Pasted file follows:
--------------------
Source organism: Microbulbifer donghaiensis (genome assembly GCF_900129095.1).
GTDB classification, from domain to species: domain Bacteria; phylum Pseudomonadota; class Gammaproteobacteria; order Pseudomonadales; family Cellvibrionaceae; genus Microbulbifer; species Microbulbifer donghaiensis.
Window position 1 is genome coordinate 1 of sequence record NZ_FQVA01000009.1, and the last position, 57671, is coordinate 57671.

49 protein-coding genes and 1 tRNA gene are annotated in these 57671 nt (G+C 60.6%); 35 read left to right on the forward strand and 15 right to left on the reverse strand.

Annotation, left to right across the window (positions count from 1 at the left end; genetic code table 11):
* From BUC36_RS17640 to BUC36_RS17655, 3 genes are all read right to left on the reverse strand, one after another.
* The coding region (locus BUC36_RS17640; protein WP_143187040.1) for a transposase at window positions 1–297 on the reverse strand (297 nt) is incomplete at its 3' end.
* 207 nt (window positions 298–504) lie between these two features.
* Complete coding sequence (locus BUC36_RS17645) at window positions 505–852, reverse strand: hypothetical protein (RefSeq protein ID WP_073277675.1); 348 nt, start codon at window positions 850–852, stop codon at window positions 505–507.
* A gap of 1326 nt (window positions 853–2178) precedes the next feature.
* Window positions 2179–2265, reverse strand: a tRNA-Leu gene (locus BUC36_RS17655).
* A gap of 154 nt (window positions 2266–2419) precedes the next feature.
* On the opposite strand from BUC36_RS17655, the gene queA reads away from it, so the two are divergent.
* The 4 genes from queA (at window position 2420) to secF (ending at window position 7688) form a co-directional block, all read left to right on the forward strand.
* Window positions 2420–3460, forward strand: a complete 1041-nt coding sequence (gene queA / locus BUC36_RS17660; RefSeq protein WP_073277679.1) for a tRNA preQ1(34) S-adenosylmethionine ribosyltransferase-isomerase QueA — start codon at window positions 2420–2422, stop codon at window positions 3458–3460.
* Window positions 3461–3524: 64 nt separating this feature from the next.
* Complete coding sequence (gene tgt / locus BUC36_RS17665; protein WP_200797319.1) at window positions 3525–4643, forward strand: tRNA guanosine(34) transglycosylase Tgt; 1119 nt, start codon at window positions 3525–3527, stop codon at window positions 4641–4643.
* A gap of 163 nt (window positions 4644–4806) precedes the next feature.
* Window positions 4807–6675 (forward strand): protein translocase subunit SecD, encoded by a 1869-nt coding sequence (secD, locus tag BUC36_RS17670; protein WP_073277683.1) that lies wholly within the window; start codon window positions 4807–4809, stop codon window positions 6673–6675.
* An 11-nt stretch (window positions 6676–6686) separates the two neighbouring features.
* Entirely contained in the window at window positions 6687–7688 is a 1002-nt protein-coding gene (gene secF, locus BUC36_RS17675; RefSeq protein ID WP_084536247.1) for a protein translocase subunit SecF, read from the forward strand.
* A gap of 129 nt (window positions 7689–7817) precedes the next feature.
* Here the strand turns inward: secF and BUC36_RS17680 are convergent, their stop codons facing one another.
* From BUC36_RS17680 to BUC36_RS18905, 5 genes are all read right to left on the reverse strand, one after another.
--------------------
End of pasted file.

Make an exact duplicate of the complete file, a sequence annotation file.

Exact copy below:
Source organism: Microbulbifer donghaiensis (genome assembly GCF_900129095.1).
GTDB classification, from domain to species: domain Bacteria; phylum Pseudomonadota; class Gammaproteobacteria; order Pseudomonadales; family Cellvibrionaceae; genus Microbulbifer; species Microbulbifer donghaiensis.
Window position 1 is genome coordinate 1 of sequence record NZ_FQVA01000009.1, and the last position, 57671, is coordinate 57671.

49 protein-coding genes and 1 tRNA gene are annotated in these 57671 nt (G+C 60.6%); 35 read left to right on the forward strand and 15 right to left on the reverse strand.

Annotation, left to right across the window (positions count from 1 at the left end; genetic code table 11):
* From BUC36_RS17640 to BUC36_RS17655, 3 genes are all read right to left on the reverse strand, one after another.
* The coding region (locus BUC36_RS17640; protein WP_143187040.1) for a transposase at window positions 1–297 on the reverse strand (297 nt) is incomplete at its 3' end.
* 207 nt (window positions 298–504) lie between these two features.
* Complete coding sequence (locus BUC36_RS17645) at window positions 505–852, reverse strand: hypothetical protein (RefSeq protein ID WP_073277675.1); 348 nt, start codon at window positions 850–852, stop codon at window positions 505–507.
* A gap of 1326 nt (window positions 853–2178) precedes the next feature.
* Window positions 2179–2265, reverse strand: a tRNA-Leu gene (locus BUC36_RS17655).
* A gap of 154 nt (window positions 2266–2419) precedes the next feature.
* On the opposite strand from BUC36_RS17655, the gene queA reads away from it, so the two are divergent.
* The 4 genes from queA (at window position 2420) to secF (ending at window position 7688) form a co-directional block, all read left to right on the forward strand.
* Window positions 2420–3460, forward strand: a complete 1041-nt coding sequence (gene queA / locus BUC36_RS17660; RefSeq protein WP_073277679.1) for a tRNA preQ1(34) S-adenosylmethionine ribosyltransferase-isomerase QueA — start codon at window positions 2420–2422, stop codon at window positions 3458–3460.
* Window positions 3461–3524: 64 nt separating this feature from the next.
* Complete coding sequence (gene tgt / locus BUC36_RS17665; protein WP_200797319.1) at window positions 3525–4643, forward strand: tRNA guanosine(34) transglycosylase Tgt; 1119 nt, start codon at window positions 3525–3527, stop codon at window positions 4641–4643.
* A gap of 163 nt (window positions 4644–4806) precedes the next feature.
* Window positions 4807–6675 (forward strand): protein translocase subunit SecD, encoded by a 1869-nt coding sequence (secD, locus tag BUC36_RS17670; protein WP_073277683.1) that lies wholly within the window; start codon window positions 4807–4809, stop codon window positions 6673–6675.
* An 11-nt stretch (window positions 6676–6686) separates the two neighbouring features.
* Entirely contained in the window at window positions 6687–7688 is a 1002-nt protein-coding gene (gene secF, locus BUC36_RS17675; RefSeq protein ID WP_084536247.1) for a protein translocase subunit SecF, read from the forward strand.
* A gap of 129 nt (window positions 7689–7817) precedes the next feature.
* Here the strand turns inward: secF and BUC36_RS17680 are convergent, their stop codons facing one another.
* From BUC36_RS17680 to BUC36_RS18905, 5 genes are all read right to left on the reverse strand, one after another.